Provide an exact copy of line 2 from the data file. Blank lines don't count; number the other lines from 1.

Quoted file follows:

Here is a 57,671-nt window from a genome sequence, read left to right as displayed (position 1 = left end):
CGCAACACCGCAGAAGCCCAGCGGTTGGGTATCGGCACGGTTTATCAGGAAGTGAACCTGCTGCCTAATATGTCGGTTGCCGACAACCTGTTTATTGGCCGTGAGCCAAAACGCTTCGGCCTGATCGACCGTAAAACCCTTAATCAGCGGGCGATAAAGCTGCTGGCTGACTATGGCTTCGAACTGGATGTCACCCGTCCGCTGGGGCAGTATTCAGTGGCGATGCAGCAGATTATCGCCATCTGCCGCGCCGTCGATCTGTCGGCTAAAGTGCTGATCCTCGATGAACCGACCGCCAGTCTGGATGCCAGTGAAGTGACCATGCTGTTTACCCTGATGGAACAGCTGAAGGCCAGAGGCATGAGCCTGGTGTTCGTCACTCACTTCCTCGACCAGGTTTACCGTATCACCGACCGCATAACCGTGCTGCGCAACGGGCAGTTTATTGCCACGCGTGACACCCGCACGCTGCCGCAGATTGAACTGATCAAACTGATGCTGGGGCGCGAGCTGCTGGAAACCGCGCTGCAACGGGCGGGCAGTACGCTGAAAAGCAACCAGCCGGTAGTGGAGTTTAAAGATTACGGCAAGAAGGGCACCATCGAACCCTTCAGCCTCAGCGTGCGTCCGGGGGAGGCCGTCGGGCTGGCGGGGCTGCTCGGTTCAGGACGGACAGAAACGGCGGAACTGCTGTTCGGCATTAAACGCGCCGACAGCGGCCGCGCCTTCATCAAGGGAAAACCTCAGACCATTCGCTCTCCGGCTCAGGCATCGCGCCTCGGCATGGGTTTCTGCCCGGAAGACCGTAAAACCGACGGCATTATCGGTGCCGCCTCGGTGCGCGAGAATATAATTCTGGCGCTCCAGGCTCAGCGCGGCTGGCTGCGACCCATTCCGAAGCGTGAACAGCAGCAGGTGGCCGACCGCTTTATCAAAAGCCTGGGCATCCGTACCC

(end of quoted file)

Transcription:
CGCAACACCGCAGAAGCCCAGCGGTTGGGTATCGGCACGGTTTATCAGGAAGTGAACCTGCTGCCTAATATGTCGGTTGCCGACAACCTGTTTATTGGCCGTGAGCCAAAACGCTTCGGCCTGATCGACCGTAAAACCCTTAATCAGCGGGCGATAAAGCTGCTGGCTGACTATGGCTTCGAACTGGATGTCACCCGTCCGCTGGGGCAGTATTCAGTGGCGATGCAGCAGATTATCGCCATCTGCCGCGCCGTCGATCTGTCGGCTAAAGTGCTGATCCTCGATGAACCGACCGCCAGTCTGGATGCCAGTGAAGTGACCATGCTGTTTACCCTGATGGAACAGCTGAAGGCCAGAGGCATGAGCCTGGTGTTCGTCACTCACTTCCTCGACCAGGTTTACCGTATCACCGACCGCATAACCGTGCTGCGCAACGGGCAGTTTATTGCCACGCGTGACACCCGCACGCTGCCGCAGATTGAACTGATCAAACTGATGCTGGGGCGCGAGCTGCTGGAAACCGCGCTGCAACGGGCGGGCAGTACGCTGAAAAGCAACCAGCCGGTAGTGGAGTTTAAAGATTACGGCAAGAAGGGCACCATCGAACCCTTCAGCCTCAGCGTGCGTCCGGGGGAGGCCGTCGGGCTGGCGGGGCTGCTCGGTTCAGGACGGACAGAAACGGCGGAACTGCTGTTCGGCATTAAACGCGCCGACAGCGGCCGCGCCTTCATCAAGGGAAAACCTCAGACCATTCGCTCTCCGGCTCAGGCATCGCGCCTCGGCATGGGTTTCTGCCCGGAAGACCGTAAAACCGACGGCATTATCGGTGCCGCCTCGGTGCGCGAGAATATAATTCTGGCGCTCCAGGCTCAGCGCGGCTGGCTGCGACCCATTCCGAAGCGTGAACAGCAGCAGGTGGCCGACCGCTTTATCAAAAGCCTGGGCATCCGTACCC